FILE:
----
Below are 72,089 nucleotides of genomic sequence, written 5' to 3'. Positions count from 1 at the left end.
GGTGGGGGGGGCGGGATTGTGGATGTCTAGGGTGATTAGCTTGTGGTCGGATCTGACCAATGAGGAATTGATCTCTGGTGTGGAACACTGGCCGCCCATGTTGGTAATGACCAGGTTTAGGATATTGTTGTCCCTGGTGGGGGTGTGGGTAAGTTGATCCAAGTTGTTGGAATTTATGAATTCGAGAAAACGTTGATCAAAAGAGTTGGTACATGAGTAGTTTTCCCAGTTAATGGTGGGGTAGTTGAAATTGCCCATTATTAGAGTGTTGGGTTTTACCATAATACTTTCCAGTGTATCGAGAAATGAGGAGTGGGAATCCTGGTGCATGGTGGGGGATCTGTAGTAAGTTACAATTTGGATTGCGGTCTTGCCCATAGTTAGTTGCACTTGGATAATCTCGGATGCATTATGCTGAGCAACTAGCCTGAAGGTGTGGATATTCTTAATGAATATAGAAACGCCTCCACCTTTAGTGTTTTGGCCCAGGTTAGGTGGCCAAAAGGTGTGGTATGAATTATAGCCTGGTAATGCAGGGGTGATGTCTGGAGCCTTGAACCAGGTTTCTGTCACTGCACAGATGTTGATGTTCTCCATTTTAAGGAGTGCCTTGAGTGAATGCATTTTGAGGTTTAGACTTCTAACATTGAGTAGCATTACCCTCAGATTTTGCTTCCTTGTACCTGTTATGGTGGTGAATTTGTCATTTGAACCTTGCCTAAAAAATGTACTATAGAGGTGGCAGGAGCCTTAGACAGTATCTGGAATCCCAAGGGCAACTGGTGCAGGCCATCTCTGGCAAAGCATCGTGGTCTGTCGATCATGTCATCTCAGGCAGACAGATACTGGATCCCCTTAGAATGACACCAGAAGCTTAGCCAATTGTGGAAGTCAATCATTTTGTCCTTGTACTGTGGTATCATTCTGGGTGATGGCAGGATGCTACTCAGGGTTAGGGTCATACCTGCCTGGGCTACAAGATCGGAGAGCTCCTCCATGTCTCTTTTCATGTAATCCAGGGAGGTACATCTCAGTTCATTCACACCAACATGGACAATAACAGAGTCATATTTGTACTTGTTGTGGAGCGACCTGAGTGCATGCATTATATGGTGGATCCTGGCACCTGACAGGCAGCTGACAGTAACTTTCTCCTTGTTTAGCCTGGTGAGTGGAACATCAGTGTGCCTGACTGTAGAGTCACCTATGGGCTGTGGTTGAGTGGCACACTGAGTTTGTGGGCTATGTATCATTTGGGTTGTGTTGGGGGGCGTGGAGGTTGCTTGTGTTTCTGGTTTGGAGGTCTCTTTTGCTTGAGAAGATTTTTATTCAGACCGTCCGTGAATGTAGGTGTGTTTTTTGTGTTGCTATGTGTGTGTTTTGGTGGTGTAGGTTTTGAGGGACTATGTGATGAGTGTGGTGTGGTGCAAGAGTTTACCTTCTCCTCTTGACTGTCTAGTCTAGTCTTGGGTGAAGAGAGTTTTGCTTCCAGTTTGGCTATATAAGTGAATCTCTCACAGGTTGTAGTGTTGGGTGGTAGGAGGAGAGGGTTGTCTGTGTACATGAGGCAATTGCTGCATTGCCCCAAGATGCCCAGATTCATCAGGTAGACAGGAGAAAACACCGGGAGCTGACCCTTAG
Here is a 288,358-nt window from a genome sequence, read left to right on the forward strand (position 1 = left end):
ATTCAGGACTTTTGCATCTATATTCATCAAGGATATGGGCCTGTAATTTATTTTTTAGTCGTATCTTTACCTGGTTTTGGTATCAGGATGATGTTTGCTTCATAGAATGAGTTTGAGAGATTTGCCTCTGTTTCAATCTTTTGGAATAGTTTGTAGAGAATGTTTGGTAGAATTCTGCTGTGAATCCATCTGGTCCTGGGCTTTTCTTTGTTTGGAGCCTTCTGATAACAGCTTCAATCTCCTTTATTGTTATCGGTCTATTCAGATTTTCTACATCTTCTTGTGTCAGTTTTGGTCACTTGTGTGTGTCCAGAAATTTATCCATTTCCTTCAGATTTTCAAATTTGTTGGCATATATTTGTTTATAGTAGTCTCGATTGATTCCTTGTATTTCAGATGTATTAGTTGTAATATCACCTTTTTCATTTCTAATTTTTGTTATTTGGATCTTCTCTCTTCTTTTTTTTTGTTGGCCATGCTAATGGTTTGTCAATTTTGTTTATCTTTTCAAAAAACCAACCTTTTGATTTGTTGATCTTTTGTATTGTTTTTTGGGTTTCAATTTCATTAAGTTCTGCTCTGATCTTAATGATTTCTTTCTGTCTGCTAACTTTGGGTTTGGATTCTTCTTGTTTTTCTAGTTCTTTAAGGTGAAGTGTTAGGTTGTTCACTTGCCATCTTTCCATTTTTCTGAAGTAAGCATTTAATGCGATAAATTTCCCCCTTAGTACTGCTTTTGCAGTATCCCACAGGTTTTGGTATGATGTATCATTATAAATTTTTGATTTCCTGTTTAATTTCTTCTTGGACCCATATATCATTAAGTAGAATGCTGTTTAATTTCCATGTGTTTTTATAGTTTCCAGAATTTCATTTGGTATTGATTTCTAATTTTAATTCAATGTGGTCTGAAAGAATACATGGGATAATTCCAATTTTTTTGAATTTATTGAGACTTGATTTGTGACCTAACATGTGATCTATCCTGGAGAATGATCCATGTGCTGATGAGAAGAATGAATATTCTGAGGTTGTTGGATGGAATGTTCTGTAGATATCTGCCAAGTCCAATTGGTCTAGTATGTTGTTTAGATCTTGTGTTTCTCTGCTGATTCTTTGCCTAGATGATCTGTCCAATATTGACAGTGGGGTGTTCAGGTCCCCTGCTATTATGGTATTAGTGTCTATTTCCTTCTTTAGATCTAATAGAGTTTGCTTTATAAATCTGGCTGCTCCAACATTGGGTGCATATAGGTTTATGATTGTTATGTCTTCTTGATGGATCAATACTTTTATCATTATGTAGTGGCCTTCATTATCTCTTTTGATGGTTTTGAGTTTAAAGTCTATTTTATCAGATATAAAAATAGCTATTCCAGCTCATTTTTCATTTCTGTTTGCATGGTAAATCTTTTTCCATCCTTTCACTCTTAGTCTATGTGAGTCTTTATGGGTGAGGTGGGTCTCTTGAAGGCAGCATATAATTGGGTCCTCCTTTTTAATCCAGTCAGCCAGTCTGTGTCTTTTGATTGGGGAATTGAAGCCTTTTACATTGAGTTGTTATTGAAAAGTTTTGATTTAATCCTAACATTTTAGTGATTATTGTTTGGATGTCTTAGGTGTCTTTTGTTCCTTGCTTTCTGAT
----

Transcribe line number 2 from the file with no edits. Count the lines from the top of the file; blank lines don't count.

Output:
GGTGGGGGGGGCGGGATTGTGGATGTCTAGGGTGATTAGCTTGTGGTCGGATCTGACCAATGAGGAATTGATCTCTGGTGTGGAACACTGGCCGCCCATGTTGGTAATGACCAGGTTTAGGATATTGTTGTCCCTGGTGGGGGTGTGGGTAAGTTGATCCAAGTTGTTGGAATTTATGAATTCGAGAAAACGTTGATCAAAAGAGTTGGTACATGAGTAGTTTTCCCAGTTAATGGTGGGGTAGTTGAAATTGCCCATTATTAGAGTGTTGGGTTTTACCATAATACTTTCCAGTGTATCGAGAAATGAGGAGTGGGAATCCTGGTGCATGGTGGGGGATCTGTAGTAAGTTACAATTTGGATTGCGGTCTTGCCCATAGTTAGTTGCACTTGGATAATCTCGGATGCATTATGCTGAGCAACTAGCCTGAAGGTGTGGATATTCTTAATGAATATAGAAACGCCTCCACCTTTAGTGTTTTGGCCCAGGTTAGGTGGCCAAAAGGTGTGGTATGAATTATAGCCTGGTAATGCAGGGGTGATGTCTGGAGCCTTGAACCAGGTTTCTGTCACTGCACAGATGTTGATGTTCTCCATTTTAAGGAGTGCCTTGAGTGAATGCATTTTGAGGTTTAGACTTCTAACATTGAGTAGCATTACCCTCAGATTTTGCTTCCTTGTACCTGTTATGGTGGTGAATTTGTCATTTGAACCTTGCCTAAAAAATGTACTATAGAGGTGGCAGGAGCCTTAGACAGTATCTGGAATCCCAAGGGCAACTGGTGCAGGCCATCTCTGGCAAAGCATCGTGGTCTGTCGATCATGTCATCTCAGGCAGACAGATACTGGATCCCCTTAGAATGACACCAGAAGCTTAGCCAATTGTGGAAGTCAATCATTTTGTCCTTGTACTGTGGTATCATTCTGGGTGATGGCAGGATGCTACTCAGGGTTAGGGTCATACCTGCCTGGGCTACAAGATCGGAGAGCTCCTCCATGTCTCTTTTCATGTAATCCAGGGAGGTACATCTCAGTTCATTCACACCAACATGGACAATAACAGAGTCATATTTGTACTTGTTGTGGAGCGACCTGAGTGCATGCATTATATGGTGGATCCTGGCACCTGACAGGCAGCTGACAGTAACTTTCTCCTTGTTTAGCCTGGTGAGTGGAACATCAGTGTGCCTGACTGTAGAGTCACCTATGGGCTGTGGTTGAGTGGCACACTGAGTTTGTGGGCTATGTATCATTTGGGTTGTGTTGGGGGGCGTGGAGGTTGCTTGTGTTTCTGGTTTGGAGGTCTCTTTTGCTTGAGAAGATTTTTATTCAGACCGTCCGTGAATGTAGGTGTGTTTTTTGTGTTGCTATGTGTGTGTTTTGGTGGTGTAGGTTTTGAGGGACTATGTGATGAGTGTGGTGTGGTGCAAGAGTTTACCTTCTCCTCTTGACTGTCTAGTCTAGTCTTGGGTGAAGAGAGTTTTGCTTCCAGTTTGGCTATATAAGTGAATCTCTCACAGGTTGTAGTGTTGGGTGGTAGGAGGAGAGGGTTGTCTGTGTACATGAGGCAATTGCTGCATTGCCCCAAGATGCCCAGATTCATCAGGTAGACAGGAGAAAACACCGGGAGCTGACCCTTAG